Cinebench R11.5—Single-Threaded Benchmark

x264 HD Benchmark—First Pass

x264 HD Benchmark—Second Pass

The CT15 has a 52Wh 6-cell li-poly battery that theoretically gives it decent battery life. Unfortunately, it doesn’t really hold up to that in real life, though you can point to a few reasons for that. We saw around five hours in our ideal case test and a hair over four in our internet test that tends to be a better barometer of what you can expect in typical daily use.

Battery Life—Idle

Battery Life—Internet

Battery Life—H.264 Playback

Battery Life Normalized—Internet

Those numbers seem low, as does the three hours and change in our HD video benchmark, but I think the main culprit is the 1080p 15.6” display. The increase in display size and resolution easily accounts for the increase in overall power draw compared to the 13” Ultrabooks we’ve seen thus far. Other than the Vizio and the HP Envy Spectre, every other notebook in the graphs is a 13” Ultrabook, which is why both the Vizio and the HP come off looking quite poor. Apple went with a 95Wh battery for the Retina MacBook Pro to end up at the 7 hour mark, versus 77.5Wh for the regular 15” MBP and 63.5Wh for the 13” (all three of which end up in the 7-8 hour range for battery life) so you can see how the 52Wh battery results in a relatively low runtime even with a ULV processor.

This issue gets fixed in the next-gen touchscreen Thin+Light, which has “nearly double” the capacity. I doubt it gets to the 100Wh mark, but even if it ends up near the 15” MacBook Pro in terms of capacity, it should be good enough for something along the lines of 6-7 hours of real world usage.

At the $900 price point, it’s hard to not look at the Vizio’s 1080p IPS display, i7 CPU, 256GB SSD, fully aluminum body and just say it’s awesome for the price. Admittedly, that’s because it really is phenomenal value for money, but that’s almost a cop out. This is essentially a first generation piece of hardware, and Vizio did a pretty good job on it. Their commitment to providing systems with excellent displays and zero bloatware is absolutely admirable, and their industrial design is clean and elegant. Build quality is a bit of a question mark, and obviously the input devices have had their fair share of issues, but those are easy to get used to. The CT15 ends up being a very pleasant system to use, even with the keyboard issues, because the display and responsiveness are just so great.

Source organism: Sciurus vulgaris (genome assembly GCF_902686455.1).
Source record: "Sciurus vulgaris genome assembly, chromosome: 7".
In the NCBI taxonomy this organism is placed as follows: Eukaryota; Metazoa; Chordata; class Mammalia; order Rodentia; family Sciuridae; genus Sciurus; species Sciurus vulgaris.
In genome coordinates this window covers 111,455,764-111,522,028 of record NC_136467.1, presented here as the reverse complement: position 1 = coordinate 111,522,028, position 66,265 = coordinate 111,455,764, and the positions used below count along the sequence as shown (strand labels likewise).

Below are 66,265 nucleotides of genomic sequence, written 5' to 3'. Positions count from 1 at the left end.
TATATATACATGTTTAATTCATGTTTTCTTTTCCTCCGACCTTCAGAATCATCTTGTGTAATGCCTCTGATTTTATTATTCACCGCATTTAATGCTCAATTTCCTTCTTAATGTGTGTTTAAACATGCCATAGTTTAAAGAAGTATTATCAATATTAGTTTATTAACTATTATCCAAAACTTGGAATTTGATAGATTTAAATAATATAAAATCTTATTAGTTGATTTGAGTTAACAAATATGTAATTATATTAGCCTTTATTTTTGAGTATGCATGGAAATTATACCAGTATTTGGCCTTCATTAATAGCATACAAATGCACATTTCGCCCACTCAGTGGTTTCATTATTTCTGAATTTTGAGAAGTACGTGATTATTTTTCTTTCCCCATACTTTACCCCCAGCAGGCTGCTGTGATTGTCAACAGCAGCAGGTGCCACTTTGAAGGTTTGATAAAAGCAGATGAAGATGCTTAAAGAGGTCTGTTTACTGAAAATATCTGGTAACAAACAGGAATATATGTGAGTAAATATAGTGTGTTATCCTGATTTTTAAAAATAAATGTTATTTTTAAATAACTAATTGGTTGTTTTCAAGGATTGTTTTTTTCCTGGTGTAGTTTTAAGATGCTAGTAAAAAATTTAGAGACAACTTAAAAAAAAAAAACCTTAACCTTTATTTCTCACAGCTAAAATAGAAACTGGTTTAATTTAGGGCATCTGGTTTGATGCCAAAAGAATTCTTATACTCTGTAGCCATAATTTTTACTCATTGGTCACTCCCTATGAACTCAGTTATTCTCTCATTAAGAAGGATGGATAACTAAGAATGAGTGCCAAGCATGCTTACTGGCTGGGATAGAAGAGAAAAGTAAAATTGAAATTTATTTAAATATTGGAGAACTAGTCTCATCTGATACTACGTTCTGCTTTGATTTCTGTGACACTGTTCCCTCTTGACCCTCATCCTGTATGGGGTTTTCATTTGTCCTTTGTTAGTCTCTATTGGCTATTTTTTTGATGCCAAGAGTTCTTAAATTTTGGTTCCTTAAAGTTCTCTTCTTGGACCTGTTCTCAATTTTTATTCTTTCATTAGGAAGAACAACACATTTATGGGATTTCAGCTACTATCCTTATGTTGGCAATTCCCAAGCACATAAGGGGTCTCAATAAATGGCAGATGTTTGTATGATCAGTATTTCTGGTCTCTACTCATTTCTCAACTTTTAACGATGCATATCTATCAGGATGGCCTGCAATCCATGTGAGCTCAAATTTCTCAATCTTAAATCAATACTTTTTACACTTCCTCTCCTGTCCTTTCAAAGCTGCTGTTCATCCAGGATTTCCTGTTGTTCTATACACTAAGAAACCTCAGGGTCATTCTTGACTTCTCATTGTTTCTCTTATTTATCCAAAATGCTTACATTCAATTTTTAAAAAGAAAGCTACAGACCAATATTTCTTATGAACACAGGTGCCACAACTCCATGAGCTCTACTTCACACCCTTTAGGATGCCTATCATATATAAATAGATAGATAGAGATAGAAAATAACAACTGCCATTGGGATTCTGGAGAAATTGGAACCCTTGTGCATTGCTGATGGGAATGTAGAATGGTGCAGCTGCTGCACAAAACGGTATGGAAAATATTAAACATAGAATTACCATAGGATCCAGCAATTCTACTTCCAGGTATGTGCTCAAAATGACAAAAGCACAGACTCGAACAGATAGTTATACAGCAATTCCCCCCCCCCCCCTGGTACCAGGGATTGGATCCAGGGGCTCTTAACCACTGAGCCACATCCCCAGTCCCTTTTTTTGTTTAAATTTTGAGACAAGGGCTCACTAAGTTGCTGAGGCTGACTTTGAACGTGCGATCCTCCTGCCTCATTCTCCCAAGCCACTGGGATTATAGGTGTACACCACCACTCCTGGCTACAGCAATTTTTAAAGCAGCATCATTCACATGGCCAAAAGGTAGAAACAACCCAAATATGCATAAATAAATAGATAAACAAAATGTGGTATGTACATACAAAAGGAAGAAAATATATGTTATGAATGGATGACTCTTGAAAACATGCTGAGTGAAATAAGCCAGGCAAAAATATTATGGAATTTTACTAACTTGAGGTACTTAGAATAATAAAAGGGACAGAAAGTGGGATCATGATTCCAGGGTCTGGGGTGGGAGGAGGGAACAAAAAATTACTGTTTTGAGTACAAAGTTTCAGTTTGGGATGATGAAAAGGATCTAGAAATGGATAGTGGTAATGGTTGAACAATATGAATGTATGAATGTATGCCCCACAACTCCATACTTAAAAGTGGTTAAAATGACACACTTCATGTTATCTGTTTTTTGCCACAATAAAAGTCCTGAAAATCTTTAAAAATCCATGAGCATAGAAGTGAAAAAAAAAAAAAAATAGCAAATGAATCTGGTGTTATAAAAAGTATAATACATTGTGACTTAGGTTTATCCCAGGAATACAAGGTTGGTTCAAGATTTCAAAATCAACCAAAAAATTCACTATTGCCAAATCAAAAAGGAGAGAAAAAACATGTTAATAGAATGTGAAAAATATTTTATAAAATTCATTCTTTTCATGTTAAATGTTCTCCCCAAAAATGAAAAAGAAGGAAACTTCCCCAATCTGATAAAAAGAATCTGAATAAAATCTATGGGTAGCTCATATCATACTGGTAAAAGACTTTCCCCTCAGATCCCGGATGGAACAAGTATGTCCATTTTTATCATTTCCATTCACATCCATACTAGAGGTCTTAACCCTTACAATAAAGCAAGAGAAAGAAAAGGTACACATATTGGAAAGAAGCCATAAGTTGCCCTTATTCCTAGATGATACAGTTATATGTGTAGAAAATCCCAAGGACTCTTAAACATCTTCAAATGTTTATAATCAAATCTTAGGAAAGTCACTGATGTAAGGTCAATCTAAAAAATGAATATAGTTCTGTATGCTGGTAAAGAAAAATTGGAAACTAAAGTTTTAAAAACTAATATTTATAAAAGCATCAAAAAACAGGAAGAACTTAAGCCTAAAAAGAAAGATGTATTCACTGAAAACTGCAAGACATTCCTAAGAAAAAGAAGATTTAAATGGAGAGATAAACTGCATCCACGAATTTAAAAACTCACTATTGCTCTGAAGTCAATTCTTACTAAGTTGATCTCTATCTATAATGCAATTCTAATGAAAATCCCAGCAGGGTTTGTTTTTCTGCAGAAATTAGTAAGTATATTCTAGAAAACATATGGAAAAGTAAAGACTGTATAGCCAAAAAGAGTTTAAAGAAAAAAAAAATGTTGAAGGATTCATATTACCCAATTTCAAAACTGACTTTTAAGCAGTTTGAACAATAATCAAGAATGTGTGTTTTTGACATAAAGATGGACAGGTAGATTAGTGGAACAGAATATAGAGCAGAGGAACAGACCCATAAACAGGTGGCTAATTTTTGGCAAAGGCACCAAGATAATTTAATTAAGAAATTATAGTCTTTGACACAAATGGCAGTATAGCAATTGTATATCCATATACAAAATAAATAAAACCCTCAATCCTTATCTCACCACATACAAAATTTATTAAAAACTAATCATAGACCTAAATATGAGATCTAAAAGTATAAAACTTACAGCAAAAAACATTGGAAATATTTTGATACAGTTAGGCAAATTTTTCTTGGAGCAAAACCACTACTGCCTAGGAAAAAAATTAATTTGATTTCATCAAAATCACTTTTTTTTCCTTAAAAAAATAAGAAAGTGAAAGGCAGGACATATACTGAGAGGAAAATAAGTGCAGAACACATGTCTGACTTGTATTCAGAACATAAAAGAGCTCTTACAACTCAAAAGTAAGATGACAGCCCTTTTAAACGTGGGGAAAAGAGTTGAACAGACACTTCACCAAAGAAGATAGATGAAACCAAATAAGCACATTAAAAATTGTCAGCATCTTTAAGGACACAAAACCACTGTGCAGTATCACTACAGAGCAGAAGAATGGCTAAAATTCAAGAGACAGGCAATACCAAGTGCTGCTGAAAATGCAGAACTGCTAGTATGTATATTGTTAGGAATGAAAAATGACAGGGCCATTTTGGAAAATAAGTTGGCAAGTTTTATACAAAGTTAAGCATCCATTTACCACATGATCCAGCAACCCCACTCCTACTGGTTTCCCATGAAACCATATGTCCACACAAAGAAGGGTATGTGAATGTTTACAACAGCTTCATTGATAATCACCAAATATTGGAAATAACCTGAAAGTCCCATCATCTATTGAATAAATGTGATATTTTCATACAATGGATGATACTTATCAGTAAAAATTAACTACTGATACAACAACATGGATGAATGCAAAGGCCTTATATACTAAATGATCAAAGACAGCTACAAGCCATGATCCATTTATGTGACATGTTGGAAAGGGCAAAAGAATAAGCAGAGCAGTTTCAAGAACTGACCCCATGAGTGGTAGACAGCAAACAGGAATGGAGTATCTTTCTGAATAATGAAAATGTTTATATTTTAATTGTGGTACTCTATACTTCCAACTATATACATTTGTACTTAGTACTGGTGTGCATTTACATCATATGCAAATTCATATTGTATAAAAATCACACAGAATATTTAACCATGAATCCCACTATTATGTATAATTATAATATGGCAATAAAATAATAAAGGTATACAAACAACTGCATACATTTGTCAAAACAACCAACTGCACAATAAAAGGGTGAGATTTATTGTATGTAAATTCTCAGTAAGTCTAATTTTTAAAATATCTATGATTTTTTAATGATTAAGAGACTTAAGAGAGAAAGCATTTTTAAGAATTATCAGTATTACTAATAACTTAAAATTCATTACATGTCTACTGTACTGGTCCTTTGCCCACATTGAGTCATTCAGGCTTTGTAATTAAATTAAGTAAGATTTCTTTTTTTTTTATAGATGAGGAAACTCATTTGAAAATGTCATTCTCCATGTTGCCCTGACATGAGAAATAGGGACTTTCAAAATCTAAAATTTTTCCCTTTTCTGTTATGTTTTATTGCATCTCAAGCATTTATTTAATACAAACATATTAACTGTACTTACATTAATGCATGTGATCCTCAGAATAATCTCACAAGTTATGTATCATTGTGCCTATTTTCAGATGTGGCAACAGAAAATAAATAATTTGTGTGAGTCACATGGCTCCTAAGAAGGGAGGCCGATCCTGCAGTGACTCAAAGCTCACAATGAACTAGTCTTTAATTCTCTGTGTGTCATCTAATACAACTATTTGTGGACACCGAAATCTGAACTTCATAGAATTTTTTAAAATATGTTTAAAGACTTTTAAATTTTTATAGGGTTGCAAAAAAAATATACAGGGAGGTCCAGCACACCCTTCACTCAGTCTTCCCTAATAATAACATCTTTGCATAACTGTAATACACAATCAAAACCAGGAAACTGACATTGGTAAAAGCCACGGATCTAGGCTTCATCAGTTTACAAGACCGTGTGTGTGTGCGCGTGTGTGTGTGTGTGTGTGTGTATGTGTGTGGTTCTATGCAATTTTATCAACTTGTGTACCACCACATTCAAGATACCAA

It’s worth keeping in mind that the next generation Vizio Thin+Light has already debuted and should reach market sometime in the next eight weeks. The top level SKU that replaces the CT15-A5 will bring four big things: multitouch display, quad-core IVB processor, a much improved keyboard, and a bigger battery. It’ll likely retail in the $1199-1249 range, similar to the CT15-A2 and A5, making the real question: is the extra money worth it?

The answer depends on how much the touchscreen experience entices you. The new generation of Vizio notebooks are clearly much improved, and between the multitouch display, quad-core CPU, larger battery, and better keyboard, I think they’re clearly worth the extra money. But that’s still a big gap—the competing notebooks at the $1200 pricepoint are very different from the types of notebooks you can get at $800.

If you cross-shop the CT15 with the rest of the notebook establishment, you’ll find stuff like Samsung’s Series 5 Ultra Touch, the ASUS VivoBook S400, and the Sony VAIO T15. All of those play in the $700-900 range, and come with the low end of the Ultrabook spec—i3 and i5 ULV processors, mechanical hard drives and 16-32GB mSATA SSD caches, multitouch 1366x768 displays with mediocre TN panels, plastic chassis, etc. The only reason I can think of to go with one of those over the CT15 is if you’re really desperate for a touchscreen notebook; otherwise I’d almost unhesitatingly recommend the Vizio. At this moment, for this amount of money, the current CT15-A5 simply cannot be topped if you're looking for a traditional notebook PC.